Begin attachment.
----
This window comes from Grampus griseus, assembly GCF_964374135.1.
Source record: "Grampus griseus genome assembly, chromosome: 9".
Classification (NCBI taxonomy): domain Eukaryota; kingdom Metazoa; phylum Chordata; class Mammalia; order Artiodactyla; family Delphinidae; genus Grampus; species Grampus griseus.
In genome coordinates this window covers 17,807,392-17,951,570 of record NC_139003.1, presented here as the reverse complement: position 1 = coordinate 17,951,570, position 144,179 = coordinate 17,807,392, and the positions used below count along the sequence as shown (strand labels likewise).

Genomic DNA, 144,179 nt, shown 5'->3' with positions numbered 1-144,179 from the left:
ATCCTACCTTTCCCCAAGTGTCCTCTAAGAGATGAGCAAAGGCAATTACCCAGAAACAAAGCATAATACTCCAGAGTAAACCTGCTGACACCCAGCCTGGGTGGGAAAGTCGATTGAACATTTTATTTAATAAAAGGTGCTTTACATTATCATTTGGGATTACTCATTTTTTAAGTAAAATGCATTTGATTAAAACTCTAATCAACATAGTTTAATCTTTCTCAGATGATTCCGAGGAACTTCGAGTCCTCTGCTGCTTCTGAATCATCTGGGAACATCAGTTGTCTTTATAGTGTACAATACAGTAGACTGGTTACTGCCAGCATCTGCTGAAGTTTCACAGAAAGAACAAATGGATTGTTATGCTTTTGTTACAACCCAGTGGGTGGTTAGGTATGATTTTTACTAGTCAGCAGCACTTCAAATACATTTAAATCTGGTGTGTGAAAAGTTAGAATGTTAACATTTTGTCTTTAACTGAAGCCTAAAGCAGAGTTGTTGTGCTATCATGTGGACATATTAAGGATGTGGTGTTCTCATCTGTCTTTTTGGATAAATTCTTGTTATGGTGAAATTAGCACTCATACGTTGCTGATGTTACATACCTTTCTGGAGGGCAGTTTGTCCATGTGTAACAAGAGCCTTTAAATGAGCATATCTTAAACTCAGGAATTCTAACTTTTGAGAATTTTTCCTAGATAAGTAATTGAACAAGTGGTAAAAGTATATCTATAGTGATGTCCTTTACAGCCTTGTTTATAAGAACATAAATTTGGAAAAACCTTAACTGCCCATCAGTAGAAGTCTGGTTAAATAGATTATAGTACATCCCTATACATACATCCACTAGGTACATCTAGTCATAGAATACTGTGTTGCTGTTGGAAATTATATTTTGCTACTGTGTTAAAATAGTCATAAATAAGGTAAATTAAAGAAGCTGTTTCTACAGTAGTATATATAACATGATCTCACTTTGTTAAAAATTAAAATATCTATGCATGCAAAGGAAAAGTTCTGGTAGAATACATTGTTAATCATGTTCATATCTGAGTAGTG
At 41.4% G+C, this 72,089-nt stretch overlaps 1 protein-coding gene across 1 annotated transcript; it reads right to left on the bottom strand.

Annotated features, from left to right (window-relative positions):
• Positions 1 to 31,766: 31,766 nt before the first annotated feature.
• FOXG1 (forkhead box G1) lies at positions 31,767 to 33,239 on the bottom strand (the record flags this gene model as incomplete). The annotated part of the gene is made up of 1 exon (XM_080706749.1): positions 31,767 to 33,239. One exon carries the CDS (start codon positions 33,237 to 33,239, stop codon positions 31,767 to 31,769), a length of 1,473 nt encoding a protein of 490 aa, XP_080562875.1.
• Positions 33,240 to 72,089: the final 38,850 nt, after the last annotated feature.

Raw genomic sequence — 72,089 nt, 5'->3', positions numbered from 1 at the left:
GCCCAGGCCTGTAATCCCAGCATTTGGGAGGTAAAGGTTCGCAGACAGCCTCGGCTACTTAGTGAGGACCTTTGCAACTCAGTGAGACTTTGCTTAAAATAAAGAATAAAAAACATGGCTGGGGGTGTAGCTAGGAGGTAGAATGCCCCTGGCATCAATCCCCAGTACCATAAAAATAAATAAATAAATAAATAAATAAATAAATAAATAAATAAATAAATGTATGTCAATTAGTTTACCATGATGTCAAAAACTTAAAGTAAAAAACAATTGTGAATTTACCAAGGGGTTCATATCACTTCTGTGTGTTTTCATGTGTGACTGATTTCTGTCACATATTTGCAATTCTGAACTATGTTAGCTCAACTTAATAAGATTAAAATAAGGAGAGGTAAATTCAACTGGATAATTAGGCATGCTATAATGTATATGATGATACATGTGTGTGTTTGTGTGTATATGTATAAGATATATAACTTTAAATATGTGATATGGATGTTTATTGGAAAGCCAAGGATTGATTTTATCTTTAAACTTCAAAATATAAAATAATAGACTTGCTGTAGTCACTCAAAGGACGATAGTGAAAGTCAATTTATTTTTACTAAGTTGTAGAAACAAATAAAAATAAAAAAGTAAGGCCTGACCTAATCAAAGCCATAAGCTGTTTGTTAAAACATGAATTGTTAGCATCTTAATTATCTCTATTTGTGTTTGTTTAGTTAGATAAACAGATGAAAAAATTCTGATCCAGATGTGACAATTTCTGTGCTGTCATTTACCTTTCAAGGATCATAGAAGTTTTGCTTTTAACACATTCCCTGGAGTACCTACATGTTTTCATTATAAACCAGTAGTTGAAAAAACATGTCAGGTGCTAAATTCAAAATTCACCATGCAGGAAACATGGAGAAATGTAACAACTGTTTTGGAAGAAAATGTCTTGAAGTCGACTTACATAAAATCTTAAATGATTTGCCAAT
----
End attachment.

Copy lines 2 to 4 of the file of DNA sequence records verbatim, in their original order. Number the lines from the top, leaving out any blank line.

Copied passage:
Source record: "Grampus griseus genome assembly, chromosome: 9".
Classification (NCBI taxonomy): domain Eukaryota; kingdom Metazoa; phylum Chordata; class Mammalia; order Artiodactyla; family Delphinidae; genus Grampus; species Grampus griseus.
In genome coordinates this window covers 17,807,392-17,951,570 of record NC_139003.1, presented here as the reverse complement: position 1 = coordinate 17,951,570, position 144,179 = coordinate 17,807,392, and the positions used below count along the sequence as shown (strand labels likewise).